As I gawk at the vibrant display of underwater creatures, Liao gets to work inspecting the daily catch.

His eyes dart from fish to fish. His fingers run across the flesh and fins with expert purpose. All a curious dance of measuring the worthiness of the catch.

Different species of fish have different signs and tells to their freshness and their timing.

“There are certain fish that naturally have cloudy eyes within three or four hours of being packed in ice. That would deter some people but then it’s still super fresh.”

During my morning with Liao, he shared with me some cardinal guidelines to follow while looking for seafood.


Keep an eye out for the extra moisture. Excessive liquid build-up around the fish fillets is an indication of negative things, such as being previously frozen or not fresh.

Another thing Liwei wanted to point out was the shape of the fins. His fingers lightly graze the fins of an albacore tuna.

“Fins are the most delicate part of the fish that will deteriorate first,” he explains. “You always want to pick a fish that is not beat up, that the moment that it’s caught, it’s taken care of.”

The fin is a good indicator whether the fish was cared for, whether
or not it was thrown around and bruised.


“If you can smell the fish without having to put your nose to it, often times this means there’s something fishy going on,” Liao says.

The thing I noticed most during my visit to the Los Angeles fish markets with Liao was how both locations we stopped at didn’t excessively smell like fish. In fact, you would have to be inches away from the seafood to actually breath in the oceanic odor. A true sign of a proper fish market.


“Always select fish that is straight and not bent and/or curved,” says Liao. “Bent fish after rigor mortis could lead to affecting the texture of the fish.”

Liao stresses that in order to properly select a quality piece of fish, you have to stand back and look at the bigger picture.

“There’s always the two things that most people know about,” he says. “Oh look at the eyes, look at the gills. That doesn’t tell you the whole story about the fish. You have to look at the entire fish, the whole anatomy.”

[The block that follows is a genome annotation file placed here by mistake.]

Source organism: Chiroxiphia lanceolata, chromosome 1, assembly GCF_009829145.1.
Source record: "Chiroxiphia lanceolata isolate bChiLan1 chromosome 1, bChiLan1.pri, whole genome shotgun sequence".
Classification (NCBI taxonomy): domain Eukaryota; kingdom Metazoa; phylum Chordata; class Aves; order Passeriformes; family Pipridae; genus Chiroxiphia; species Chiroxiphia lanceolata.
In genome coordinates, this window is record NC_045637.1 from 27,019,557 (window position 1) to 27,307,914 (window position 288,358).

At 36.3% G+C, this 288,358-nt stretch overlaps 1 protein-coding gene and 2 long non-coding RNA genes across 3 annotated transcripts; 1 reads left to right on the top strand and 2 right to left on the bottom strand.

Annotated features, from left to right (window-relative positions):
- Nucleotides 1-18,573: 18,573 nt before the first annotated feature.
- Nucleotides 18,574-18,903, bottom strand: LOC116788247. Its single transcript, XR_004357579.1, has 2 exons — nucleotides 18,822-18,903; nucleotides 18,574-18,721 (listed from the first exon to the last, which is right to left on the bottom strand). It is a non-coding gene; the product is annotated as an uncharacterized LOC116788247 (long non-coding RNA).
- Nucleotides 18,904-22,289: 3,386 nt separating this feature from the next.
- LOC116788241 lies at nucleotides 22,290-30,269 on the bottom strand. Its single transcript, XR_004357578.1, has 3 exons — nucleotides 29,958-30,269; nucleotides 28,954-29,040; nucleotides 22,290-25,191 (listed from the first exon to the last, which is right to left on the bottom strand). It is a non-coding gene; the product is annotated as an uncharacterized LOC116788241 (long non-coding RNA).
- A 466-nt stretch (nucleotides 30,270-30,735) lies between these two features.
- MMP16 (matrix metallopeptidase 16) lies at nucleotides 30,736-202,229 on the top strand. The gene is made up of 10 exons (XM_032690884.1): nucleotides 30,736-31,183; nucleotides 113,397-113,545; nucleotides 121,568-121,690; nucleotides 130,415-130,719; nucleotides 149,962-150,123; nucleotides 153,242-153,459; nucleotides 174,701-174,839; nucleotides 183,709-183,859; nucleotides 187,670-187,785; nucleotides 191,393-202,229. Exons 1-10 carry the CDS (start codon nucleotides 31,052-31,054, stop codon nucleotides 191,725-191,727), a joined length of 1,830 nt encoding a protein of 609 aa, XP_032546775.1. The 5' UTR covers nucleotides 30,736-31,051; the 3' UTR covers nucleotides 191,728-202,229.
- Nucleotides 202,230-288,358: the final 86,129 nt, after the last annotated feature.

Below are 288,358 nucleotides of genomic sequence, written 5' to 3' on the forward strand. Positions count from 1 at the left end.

Know the Source

Knowing the farm and the source will identify whether the fish is responsibly farmed, he explained to us, and that farmed fish can be better in quality and often times more sustainable.

“When you see a fish that’s farmed, and it’s got all the right proportions,” Liao points out. “The fins are perfect, the head-to-body ratio is what a salmon should look like, then I know that fish took it’s time to grow. They weren’t pumped with antibiotics or growth hormones or things that may accelerate your growth.”

Urban Myths

You may have heard sayings like: “You shouldn’t buy seafood on certain days, or there is no good seafood on Mondays.”

Other than Sundays (the day fish isn’t typically delivered), or weather permitting, Liao advises there is always something fresh from the market every day. Always ask your local fishmonger what’s best for the day, because the best that day may not be what came in that day.

“Fresh is good, but not always the best.”

Liao also clears up the details about avoiding fish with cloudy eyes.

“There’s many different things that cause cloudy eyes,” he explained to me. “The eyes will turn cloudy naturally when the fish goes bad.”

Usually cloudy eyes means that the fish is not as fresh and that’s what most people hear. That, however, does not reveal the entire story.

“When you look at cloudy eyes, you have to look into the eyes,” he clarified. Liao means that you have to look past the seemingly cloudy surface of the eyeball, and deep into the whole of the fish’s optical apparatus.

There are types of fish that have membranes on the top of their eyes that are used to saltwater. After they are caught, and they’re removed from that salt water environment, their eyes will start clouding.